Spleen @ La Maroquineri. Image by LeShamrock on Flickr

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I left the cult and met the enemy

My past cult experience taught me that no matter how clever and diligent one was in researching and “proving” a set of beliefs, the results of such studies were all an illusion if the whole enterprise had been built on faulty assumptions.

The teachings of Mormons and Jehovah’s Witnesses are quite logical, quite rational, to anyone who accepts their starting assumptions.

Belief that one has been abducted and experimented upon by aliens is quite reasonable if one begins by accepting as true the requisite propositions.

(What also worries me a bit are those split brain experiments that show just how clever we are at fabricating rational tales that are in fact all bollocks.)

It was during my process of leaving the cult that I fully appreciated just how easily we can embrace faulty assumptions under certain conditions, and how of utmost importance it is to guard one’s thinking and examine every layer of one’s beliefs and every facet of new propositions before embracing any of them.

I had been so cocooned in the cult world that when I was leaving it I naïvely expected to meet a world full of people smarter than I had been. I thought, well, they didn’t fall for what I fell into, so how refreshing it will be to rub shoulders with the rest of the world who can think critically about what they hear, and examine the foundational assumptions to test the validity of any logical edifice.  read more »

The need to challenge liberal religion as well as fundamentalism

I’ve been catching up (thanks Mary) with other blog posts addressing atheism, in particular the New Atheists and their strident criticism of religion, in particular those appearing in response to R. Joseph Hoffmann’s views and posts by Stephanie L. Fisher. One that has particularly caught my attention, along with its related comments, is The Irrationality of Atheist Opposition to Atheism by Eric MacDonald. Part of my initial curiosity Eric’s post was learning that it was related to a lead post by Stephanie L. Fisher, and that Fisher’s post had subsequently been taken down. This is the second time this has happened recently — presumably on her own requests after others responded critically. (R. Joseph Hoffmann has since explained in a comment below that he removed Steph’s guest post as a matter of routine policy. I am sure Stephanie will like to repost it somewhere where it can have a more stable history.)

I enjoyed Eric’s post enough, and many of the related comments to it, and was incensed enough over assertions by some who like to be called humanists but object to being called atheists (even though they apparently do not believe in god/s), to join the fray with my own thoughts on the importance of atheists publicly challenging religious belief systems. My own thoughts are amateurish and inchoate compared with those expressed by Eric. But one has to start somewhere. Perhaps feedback can help me sort out with a bit more depth and rationality my own ideas. So here goes. read more »

Survey Results of the Deconverted into Atheism, Skepticism and Agnosticism

The survey results are now online at Rick Dean’s website: http://teologye.com/survey-results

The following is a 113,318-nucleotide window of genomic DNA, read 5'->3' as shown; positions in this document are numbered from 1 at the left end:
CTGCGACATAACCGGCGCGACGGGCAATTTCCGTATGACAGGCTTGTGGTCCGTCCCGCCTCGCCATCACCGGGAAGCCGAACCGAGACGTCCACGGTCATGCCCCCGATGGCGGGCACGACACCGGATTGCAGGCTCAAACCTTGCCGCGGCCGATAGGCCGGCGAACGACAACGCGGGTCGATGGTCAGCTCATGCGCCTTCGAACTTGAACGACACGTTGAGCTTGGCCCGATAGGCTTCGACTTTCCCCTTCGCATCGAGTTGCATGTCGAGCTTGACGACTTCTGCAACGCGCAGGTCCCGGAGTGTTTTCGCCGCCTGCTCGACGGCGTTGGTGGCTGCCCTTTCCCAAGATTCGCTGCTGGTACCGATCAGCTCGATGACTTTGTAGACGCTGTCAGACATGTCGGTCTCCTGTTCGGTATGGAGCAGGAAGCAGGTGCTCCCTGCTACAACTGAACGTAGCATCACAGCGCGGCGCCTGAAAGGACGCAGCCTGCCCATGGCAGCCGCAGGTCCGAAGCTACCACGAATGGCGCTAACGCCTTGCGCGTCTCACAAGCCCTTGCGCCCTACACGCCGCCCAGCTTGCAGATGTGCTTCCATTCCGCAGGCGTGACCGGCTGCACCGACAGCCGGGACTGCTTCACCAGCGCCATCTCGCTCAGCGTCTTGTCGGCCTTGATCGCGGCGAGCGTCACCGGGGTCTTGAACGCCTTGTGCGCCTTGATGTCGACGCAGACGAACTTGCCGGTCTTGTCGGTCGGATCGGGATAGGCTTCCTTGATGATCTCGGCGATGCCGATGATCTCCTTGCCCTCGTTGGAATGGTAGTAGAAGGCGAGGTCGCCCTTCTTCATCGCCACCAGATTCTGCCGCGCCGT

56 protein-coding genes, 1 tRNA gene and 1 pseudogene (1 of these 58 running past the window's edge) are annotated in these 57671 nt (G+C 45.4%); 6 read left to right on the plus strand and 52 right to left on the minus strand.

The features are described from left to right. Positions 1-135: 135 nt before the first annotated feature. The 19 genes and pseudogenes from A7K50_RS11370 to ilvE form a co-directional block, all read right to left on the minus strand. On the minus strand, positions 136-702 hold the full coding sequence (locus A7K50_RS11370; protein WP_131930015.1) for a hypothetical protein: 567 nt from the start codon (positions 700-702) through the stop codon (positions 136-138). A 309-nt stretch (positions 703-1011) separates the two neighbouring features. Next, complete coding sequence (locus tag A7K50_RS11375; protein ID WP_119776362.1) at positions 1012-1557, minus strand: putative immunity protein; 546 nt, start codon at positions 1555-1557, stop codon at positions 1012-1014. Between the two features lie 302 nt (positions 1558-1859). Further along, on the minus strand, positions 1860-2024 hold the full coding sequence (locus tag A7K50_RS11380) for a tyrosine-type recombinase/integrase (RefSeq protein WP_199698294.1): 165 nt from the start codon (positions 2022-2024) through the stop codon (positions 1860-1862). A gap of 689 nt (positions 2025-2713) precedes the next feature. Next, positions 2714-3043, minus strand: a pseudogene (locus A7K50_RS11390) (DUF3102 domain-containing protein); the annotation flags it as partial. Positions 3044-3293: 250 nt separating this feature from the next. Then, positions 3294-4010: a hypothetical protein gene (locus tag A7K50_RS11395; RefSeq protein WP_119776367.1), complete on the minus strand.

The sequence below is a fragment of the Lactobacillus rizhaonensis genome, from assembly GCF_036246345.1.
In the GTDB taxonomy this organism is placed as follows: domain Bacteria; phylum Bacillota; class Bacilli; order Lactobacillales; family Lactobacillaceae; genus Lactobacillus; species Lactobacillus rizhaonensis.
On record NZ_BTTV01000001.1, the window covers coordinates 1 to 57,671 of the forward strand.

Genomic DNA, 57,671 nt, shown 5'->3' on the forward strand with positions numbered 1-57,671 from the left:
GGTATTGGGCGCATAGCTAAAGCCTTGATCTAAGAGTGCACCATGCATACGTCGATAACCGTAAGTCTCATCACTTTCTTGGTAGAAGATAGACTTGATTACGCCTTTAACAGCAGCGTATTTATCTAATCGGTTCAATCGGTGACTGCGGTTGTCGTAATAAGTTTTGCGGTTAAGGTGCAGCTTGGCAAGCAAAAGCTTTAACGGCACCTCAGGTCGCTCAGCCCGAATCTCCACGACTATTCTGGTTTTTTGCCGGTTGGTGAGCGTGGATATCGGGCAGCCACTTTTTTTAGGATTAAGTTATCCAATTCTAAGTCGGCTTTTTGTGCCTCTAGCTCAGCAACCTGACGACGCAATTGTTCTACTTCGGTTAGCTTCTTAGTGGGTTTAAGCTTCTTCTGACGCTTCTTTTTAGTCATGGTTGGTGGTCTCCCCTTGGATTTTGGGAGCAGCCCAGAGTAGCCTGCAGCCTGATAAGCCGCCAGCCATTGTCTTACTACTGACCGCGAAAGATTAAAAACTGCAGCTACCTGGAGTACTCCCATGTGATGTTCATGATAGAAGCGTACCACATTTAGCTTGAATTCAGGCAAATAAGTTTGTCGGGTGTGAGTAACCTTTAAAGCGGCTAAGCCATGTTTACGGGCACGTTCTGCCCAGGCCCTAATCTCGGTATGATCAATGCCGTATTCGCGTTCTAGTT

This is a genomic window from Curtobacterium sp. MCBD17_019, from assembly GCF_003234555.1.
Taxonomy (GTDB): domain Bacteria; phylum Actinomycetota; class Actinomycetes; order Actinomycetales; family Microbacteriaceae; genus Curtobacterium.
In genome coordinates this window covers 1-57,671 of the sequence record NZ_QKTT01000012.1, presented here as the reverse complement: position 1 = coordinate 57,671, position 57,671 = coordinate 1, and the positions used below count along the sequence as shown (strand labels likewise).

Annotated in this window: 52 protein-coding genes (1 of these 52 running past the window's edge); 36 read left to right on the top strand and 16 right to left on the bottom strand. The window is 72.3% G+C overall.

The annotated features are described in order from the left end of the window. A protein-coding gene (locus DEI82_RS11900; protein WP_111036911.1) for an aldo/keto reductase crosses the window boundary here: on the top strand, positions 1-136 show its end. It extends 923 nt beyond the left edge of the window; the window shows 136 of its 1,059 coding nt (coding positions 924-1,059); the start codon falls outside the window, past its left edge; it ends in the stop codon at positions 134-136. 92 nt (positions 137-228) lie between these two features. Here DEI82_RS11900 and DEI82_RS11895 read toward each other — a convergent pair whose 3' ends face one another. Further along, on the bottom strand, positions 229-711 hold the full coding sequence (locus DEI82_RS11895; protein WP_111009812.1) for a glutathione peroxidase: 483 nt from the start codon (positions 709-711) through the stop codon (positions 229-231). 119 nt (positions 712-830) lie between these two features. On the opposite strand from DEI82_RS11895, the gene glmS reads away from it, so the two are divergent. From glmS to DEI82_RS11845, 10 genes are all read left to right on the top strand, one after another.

Great to see there were over 500 respondents.

For those in the dark, an initial post — here — invited readers to participate in Rick Dean’s questionnaire that he intends to incorporate into a forthcoming book.

Survey questions include:

  • Prior religious affiliation
  • Do you miss your former faith?
  • What initiated your loss of faith”
  • What arguments for the existence of God did you find particularly powerful?
  • What arguments against the positive existence of God do you find the most persuasive?
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Atheist Christmas

Incarnation of Vishnu/Krishna
Image by ellenm1 via Flickr

I was going to keep this a Christmas-free zone but the quiet here today is screaming at me to say something. I can understand atheists in Western countries who feel uncomfortable with Christmas. There it is closely tied up with religious associations.

The strength of these religious trappings varies, I am sure, with each cultural locale. There are many who can and do love Christmas without giving a thought to its religious origins.

While living in Asia I could not resist asking some Chinese whom I knew were either Buddhists or Taoists, if anything, why they were wearing Santa hats and wishing all and sundry Merry Christmas. Their answer: “It’s Christmas. Everyone loves Christmas.”

I even saw a Moslem girl happily wearing a Santa cap over her head-scarf.

But seeing Christmas being celebrated alongside the Chinese New Year alongside Deepavali alongside Hari Raya and a half dozen others it drove home to me that it just one of many social rituals that would have to be invented if it did not exist from time immemorial. Humans are social creatures and rituals are important to us as social creatures and that’s that. There’s always room for the odd individual to bow out for a time, shorter or longer.

The fact that it has religious associations probably has more to do with the centrality of religion in the lives of people than with the festival itself, if that makes sense.

Here are a couple of other views: read more »

Would the world really be better without religion?

tamas_pataki2

Tamas Pataki

And it gets better. This is the link to the second part of Tamas Pataki’s address: http://www.abc.net.au/religion/articles/2010/08/13/2981969.htm

I was moved by humanity expressed in Pataki’s 2007 book, and it is refreshing to find this expounded once again from a secular humanist viewpoint. read more »

Giving atheism a bad name (On Atheism, Religion, Humanism)

There is a wonderful article by Tamas Pataki at http://www.abc.net.au/religion/articles/2010/08/10/2979163.htm